While current mechanisms for ethical scrutiny of health-related research provoked controversial debates, there was widespread agreement among the participants at the conference around the fundamental importance of strengthening individual and institutional academic capacity within Africa and the profoundly ethical nature of this requirement. Only if institutional and personal collaborations in transnational research are equal and fair, the participants agreed, can ethically sound and democratic collaboration occur, and only if relations between (social and natural) scientists in medical research are balanced in terms of knowledge, interest and power, can a genuine partnership between researchers and study populations, and scientific bodies and society become reality. Clearly this research capacity strengthening is a priority not only for medical science, but also for the social sciences and for health research ethics. Together with ensuring that health research ultimately leads to health improvements, strengthening regional capacity to drive the health research agenda, and to develop locally appropriate review systems, should in the future ensure that local and national priorities and concerns at both the micro and macro levels are considered in the settings where research is conducted.

Many of the papers presented in this collection offer insights into the ethical complexities and challenges around carrying out biomedical and social science research in low-income settings. Several offer ideas around how to strengthen research ethics, including around improving capacity strengthening in the social sciences and in research ethics. Most papers are exploratory studies, reflections and opinion pieces, suggesting further research and thinking rather than concrete conclusions. However, we believe that, together with the wider conference debates and papers, they illustrate the potential of the social sciences to contribute to the evidence base and discussions around health research ethics. We hope that the collection will encourage a growing body of work and discussion, ideally driven by individuals and institutions from the region, that focuses both on the relevance and application of ethical principles and guidelines for different studies and contexts, and the complex individual, institutional and national imbalances in power and resources within which all research is conducted.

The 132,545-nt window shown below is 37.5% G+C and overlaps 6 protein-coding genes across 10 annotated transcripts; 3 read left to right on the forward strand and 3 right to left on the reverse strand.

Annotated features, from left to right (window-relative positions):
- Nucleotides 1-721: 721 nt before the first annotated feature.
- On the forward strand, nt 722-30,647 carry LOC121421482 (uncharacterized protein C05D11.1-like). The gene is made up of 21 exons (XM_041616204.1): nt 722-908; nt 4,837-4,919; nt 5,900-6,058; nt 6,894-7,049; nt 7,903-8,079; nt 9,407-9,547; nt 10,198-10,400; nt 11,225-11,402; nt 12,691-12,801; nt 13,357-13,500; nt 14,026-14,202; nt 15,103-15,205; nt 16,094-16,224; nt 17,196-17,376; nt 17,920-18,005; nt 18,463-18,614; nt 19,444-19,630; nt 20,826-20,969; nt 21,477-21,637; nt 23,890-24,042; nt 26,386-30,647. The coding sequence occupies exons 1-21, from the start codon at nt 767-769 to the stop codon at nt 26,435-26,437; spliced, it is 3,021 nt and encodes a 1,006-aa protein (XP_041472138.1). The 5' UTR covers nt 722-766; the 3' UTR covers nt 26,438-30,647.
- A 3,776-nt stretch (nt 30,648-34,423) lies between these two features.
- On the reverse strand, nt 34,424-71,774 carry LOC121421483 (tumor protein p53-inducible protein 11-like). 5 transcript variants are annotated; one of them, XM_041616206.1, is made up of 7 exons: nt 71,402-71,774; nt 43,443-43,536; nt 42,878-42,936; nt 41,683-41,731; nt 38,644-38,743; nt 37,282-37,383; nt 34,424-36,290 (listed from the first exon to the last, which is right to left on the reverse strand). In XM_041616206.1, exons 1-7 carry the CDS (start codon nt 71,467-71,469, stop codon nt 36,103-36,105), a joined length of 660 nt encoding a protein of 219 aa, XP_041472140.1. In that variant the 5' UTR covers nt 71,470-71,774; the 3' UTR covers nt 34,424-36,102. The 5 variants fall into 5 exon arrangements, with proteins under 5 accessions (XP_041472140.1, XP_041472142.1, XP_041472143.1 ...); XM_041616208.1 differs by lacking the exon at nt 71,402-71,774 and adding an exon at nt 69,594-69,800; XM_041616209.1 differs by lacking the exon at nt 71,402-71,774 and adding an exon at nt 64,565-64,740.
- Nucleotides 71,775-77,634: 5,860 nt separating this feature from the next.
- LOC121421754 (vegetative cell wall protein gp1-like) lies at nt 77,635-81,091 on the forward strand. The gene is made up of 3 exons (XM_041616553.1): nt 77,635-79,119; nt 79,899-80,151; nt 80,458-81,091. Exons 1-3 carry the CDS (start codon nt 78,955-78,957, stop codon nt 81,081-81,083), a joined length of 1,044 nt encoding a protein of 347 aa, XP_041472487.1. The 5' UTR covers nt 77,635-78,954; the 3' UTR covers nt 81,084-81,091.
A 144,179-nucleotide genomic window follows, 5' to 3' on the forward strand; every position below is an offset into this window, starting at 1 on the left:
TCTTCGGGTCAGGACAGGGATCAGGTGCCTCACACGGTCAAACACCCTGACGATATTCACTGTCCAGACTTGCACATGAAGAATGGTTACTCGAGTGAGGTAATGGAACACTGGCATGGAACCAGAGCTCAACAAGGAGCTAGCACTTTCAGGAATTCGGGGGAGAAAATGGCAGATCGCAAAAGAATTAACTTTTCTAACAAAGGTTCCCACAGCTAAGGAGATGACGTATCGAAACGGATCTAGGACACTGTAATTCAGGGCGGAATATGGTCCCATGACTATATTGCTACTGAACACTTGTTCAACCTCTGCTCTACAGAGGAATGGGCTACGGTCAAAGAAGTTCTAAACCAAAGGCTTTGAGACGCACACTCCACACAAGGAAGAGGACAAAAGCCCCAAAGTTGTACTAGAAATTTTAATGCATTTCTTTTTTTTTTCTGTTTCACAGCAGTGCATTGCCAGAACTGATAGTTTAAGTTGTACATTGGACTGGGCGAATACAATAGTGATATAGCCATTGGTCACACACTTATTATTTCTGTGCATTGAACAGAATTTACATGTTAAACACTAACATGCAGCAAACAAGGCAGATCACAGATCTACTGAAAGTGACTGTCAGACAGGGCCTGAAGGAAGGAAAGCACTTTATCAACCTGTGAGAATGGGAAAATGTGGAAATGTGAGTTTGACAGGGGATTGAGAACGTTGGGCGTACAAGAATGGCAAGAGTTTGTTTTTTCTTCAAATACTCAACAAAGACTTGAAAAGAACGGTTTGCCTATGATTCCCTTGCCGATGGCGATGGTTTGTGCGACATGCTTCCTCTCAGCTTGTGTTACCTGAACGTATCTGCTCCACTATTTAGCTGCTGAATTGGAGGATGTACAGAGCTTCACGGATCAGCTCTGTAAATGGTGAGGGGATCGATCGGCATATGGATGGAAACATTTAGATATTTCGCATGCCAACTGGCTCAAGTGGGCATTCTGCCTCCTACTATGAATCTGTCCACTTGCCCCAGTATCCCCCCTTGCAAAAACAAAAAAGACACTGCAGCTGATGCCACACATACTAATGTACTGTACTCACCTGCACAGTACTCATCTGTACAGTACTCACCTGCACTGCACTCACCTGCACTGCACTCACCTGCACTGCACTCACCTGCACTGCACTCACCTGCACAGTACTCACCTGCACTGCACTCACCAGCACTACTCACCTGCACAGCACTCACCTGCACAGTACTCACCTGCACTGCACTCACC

The conference from which the papers to this Special Issue are drawn was funded by the Wellcome Trust Bioethics Programme (Grant Number 076056), and organised jointly by the Kenyan Medical Research Institute (KEMRI)-Wellcome Trust Collaborative Programme and the London School of Hygiene and Tropical Medicine. We would like to thank the administrator of the London School Research Group on Anthropology of African Biosciences, Linda Amarfio, for organising the conference and the Directors of the KEMRI-Wellcome Trust Collaborative Research Programme for their support.


1Another paper from the conference has been published separately (Wight, 2008), and a further collection is currently being prepared for publication in an edited book (Geissler & Molyneux, in preparation).